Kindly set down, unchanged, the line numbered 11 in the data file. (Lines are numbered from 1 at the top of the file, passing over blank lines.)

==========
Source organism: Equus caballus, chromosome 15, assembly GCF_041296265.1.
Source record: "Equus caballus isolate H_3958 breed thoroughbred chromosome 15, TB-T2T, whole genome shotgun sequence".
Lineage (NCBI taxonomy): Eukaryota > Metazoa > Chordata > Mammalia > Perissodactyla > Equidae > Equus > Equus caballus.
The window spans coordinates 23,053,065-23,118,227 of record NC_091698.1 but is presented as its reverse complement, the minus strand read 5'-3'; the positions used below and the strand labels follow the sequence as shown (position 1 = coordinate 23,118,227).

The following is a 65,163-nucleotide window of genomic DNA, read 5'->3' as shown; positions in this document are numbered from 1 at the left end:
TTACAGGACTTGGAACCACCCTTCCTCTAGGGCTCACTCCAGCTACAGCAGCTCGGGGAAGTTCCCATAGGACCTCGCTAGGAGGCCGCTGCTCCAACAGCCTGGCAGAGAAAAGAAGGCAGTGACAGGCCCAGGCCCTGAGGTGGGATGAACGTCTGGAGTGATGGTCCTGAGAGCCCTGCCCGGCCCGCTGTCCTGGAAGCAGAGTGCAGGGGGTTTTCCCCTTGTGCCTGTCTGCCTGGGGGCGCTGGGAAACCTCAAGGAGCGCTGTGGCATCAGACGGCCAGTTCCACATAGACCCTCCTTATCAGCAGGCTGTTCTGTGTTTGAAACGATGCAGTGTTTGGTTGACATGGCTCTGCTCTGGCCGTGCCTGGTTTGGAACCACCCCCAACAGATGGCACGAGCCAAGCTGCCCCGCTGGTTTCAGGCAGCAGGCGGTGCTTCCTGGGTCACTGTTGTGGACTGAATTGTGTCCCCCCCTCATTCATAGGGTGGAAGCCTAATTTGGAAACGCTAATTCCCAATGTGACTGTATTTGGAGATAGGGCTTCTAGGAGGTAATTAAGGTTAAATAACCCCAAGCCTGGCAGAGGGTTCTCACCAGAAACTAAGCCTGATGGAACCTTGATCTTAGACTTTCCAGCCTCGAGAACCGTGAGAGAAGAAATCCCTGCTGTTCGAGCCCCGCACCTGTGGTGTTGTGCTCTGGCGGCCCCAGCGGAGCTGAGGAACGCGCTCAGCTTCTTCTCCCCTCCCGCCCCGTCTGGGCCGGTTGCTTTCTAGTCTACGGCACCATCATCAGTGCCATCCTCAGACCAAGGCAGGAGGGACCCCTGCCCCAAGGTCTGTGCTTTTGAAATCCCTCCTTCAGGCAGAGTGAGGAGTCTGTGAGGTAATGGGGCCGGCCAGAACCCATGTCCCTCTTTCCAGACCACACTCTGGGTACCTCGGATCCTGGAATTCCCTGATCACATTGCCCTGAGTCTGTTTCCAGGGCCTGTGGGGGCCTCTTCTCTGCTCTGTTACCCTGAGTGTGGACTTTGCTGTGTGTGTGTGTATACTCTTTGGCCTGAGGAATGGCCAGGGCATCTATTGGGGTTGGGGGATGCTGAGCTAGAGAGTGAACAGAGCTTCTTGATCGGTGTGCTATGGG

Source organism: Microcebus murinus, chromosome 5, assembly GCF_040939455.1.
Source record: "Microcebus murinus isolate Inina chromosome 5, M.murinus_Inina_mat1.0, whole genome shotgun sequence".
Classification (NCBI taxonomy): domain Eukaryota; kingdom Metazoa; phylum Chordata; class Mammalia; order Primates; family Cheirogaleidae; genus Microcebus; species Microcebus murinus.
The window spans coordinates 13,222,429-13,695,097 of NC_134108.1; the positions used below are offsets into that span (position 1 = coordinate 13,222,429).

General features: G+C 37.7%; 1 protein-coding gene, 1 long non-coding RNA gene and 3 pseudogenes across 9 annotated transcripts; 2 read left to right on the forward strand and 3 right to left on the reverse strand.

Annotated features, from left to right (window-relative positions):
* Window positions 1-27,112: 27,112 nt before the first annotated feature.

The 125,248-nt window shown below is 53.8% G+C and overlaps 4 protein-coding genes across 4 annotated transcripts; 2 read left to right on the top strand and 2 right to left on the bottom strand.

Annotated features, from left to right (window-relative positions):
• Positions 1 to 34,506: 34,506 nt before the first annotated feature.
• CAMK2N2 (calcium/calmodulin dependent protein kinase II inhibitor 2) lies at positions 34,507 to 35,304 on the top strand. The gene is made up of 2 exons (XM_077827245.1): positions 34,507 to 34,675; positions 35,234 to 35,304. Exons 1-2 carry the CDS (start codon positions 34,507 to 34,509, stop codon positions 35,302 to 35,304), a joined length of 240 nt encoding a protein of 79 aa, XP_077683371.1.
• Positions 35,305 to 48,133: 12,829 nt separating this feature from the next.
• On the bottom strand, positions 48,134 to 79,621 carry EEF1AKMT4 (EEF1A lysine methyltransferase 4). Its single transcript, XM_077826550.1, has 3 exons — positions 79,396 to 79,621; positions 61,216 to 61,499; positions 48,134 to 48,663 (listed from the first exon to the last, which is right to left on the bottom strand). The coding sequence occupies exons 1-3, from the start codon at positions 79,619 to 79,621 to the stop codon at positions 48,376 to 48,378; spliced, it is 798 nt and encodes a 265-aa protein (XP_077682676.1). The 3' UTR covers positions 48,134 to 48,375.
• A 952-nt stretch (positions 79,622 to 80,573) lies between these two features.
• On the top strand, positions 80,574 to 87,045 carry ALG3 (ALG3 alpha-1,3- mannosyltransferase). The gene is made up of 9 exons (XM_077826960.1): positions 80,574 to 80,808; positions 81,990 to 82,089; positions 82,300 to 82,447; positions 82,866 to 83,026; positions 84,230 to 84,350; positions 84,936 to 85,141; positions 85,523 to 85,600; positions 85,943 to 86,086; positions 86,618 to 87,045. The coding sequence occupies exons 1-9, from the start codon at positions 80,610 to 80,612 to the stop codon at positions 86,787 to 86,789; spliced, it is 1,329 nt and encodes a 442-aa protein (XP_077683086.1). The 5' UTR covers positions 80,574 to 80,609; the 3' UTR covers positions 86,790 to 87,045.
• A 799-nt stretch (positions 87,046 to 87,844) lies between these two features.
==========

General features: G+C 37.7%; 1 protein-coding gene, 1 long non-coding RNA gene and 3 pseudogenes across 9 annotated transcripts; 2 read left to right on the forward strand and 3 right to left on the reverse strand.